1. I check-in with the tower controller at Palomar Airport in Carlsbad by letting him know that I'm 4,500' off the coast of Encinitas, south of the airport (heading north) and I ask for landing instructions.

2. He tells me to make "left traffic" (left turns) to runway 24 (two four), which makes sense based on my position.

3. About six seconds later, the controller changes his mind and tells me to continue north, up the coast, past the airport. He tells me that I'll be making "right traffic" (right turns) to the runway which makes sense since I'll be north of the airport. He clarifies that he'll tell me when it's time to turn in to the airport. This procedure isn't uncommon if there's other traffic congestion and the controller wants some extra time before having me join the airport's traffic pattern.

4. The controller tells me to turn right when I'm over the (Carlsbad) power plant.

5. The controller then tells me to turn right a minute or two later, which I do.

6. The controller then tells me that it looks like I'm heading to the wrong airport (Oceanside Airport).

7. I tell him that I'm looking at Palomar Airport and he tells me that I'm looking at Oceanside Airport.

8. I tell him that I'm lined up perfectly with the runway's centerline. At this point, I'm only a couple miles from the correct airport in Carlsbad (Palomar).

9. He asks me to "ident" which means he wants me to press a button on my airplane's transponder to send out a signal that will flash on his radar screen.

10. He sees my ident and realizes his mistake by saying, "Roger," and tells me to continue flying the traffic pattern I'm flying. He briefly asks me to maintain my current altitude before letting me descend. He points out some other traffic which he wants me to follow into the airport and then clears me to land.

Tah-dah! That was my Sunday morning. All's well.

Sunday, May 3, 2020

Seven Weeks of Solitude

It's been more than seven weeks since I last left my home for any reason. (Technically, I did venture a few feet into the street to put out the trash.)

As bad as it seems to be cooped up for several weeks, it pales in comparison to spending a year out at sea. But, I can’t really complain since I have everything I could need or desire in my home and yard.

So, it was time for me to finally venture out. There's only so much sun I can get on my hammock.

Monday, April 13, 2020

Operation: Grocery (Prime Now vs Instacart)

I haven't left my home in more than four weeks. I can count on one hand the number of people I've interacted with, in real life. All of my face-to-face interactions have one thing in common, they bring me food, groceries, and other things to eat.

For me, it's not as bad as it sounds. I have gone days without seeing daylight, while under the ocean in a submarine. Plus, I spent a year out at sea and I've gone many weeks without standing on land or venturing more than 200' from my bed. So, I can sit still. I can be a human being instead of a human doing.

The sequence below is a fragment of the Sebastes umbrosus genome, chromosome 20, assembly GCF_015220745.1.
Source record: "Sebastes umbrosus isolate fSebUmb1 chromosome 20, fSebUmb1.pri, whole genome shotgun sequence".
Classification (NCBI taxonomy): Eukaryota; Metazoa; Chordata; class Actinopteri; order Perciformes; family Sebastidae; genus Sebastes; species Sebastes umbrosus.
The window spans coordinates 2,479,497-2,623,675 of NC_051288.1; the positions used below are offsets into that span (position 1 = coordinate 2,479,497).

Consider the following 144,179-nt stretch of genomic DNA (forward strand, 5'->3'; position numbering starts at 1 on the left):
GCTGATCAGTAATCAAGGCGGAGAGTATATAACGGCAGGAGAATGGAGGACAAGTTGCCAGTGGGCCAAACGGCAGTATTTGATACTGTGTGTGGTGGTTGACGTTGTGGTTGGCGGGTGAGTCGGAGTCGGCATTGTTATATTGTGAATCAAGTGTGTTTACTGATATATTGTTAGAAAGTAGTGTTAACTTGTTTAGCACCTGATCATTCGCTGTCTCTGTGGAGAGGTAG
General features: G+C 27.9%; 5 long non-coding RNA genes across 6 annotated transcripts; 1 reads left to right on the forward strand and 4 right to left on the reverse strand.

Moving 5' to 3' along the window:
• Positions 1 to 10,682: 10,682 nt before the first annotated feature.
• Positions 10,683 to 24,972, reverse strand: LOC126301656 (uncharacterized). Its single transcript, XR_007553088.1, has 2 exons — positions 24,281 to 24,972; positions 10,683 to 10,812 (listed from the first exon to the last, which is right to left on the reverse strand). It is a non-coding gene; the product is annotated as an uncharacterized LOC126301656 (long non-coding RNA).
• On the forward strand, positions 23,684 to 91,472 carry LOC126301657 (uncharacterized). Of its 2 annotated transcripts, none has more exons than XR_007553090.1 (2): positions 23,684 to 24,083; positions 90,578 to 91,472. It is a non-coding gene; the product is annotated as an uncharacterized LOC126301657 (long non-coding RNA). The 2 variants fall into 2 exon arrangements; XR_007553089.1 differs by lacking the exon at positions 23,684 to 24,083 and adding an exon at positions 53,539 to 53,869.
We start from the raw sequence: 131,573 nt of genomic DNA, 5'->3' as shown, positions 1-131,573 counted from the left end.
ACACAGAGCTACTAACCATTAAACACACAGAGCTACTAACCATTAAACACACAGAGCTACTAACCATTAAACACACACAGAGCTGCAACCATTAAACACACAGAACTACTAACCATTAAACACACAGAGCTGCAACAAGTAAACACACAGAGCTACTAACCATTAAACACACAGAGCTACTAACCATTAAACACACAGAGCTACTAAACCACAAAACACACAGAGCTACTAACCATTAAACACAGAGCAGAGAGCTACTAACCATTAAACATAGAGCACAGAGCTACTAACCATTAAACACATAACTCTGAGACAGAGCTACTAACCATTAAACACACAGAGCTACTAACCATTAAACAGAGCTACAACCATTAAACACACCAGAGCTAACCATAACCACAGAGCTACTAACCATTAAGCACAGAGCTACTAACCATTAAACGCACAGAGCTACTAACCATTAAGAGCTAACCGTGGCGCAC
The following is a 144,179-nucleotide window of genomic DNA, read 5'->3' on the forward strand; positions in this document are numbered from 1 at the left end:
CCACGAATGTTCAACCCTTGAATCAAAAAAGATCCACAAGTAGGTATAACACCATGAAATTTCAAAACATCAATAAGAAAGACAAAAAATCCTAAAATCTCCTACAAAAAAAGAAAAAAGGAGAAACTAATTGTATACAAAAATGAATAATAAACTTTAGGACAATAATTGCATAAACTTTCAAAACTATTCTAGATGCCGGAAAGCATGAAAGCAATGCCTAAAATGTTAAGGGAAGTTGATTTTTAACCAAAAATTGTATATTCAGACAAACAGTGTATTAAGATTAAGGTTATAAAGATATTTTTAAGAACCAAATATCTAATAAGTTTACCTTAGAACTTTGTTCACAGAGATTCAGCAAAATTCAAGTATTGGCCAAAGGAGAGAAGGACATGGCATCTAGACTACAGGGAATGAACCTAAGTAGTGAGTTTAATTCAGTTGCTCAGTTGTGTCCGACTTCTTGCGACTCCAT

Since I work from home, I see my coworkers everyday in face to face meetings, online. And, like many others, I attend online happy hours with friends and coworkers on most days of the week.

Amazon Prime Now vs Instacart

The only thing I need, from time to time, is food. My best option is to have it delivered which has been working well with Amazon Prime Now and InstaCart. I've noticed a couple key differences between these two services.

I've been using Prime Now for several years. Amazon always seems to know what they have in stock, so what I order is delivered when I place my grocery order. However, it's been a couple weeks since I've been able to get a delivery window with Prime Now. So, I moved to an alternative, Instacart.

I've had a couple deliveries through Instacart. They don't always know what they'll have in stock, a couple days out. But they have a shopper who alerts me when they start shopping. Through the Instacart app, I can chat with my personal shopper regarding replacements. It works very nicely, albeit, Instacart is more expensive than Prime Now. 

The best part is that I can continue to add items to my Instacart order up until the moment my shopper begins filling the cart. That's come in very handy as I've realized that I've forgotten items in the days leading up to the delivery. More expensive, but more personal. That works for me.

Tuesday, April 7, 2020

Are You or Your Clients New to Working From Home? (Eye contact)

Click to see "Working Virtually Part 1"
Is your company new to working-from-home via teleconferencing?

One important point I can't stress enough, to set the tone for a close culture while apart, is to insist on using video.

I'm surprised how many people go out of their way to not use video. Look people in the eye. There's a lot more value than people realize.

Before entering a crosswalk, you'll look at a driver in the approaching car to make eye contact. The silent conversation goes something like this.

"Do you see me?" asks the pedestrian.

"Yes, I see you," answers the car driver.

"Great. Now I'm stepping out into the crosswalk in front of your car. Please don't run me over."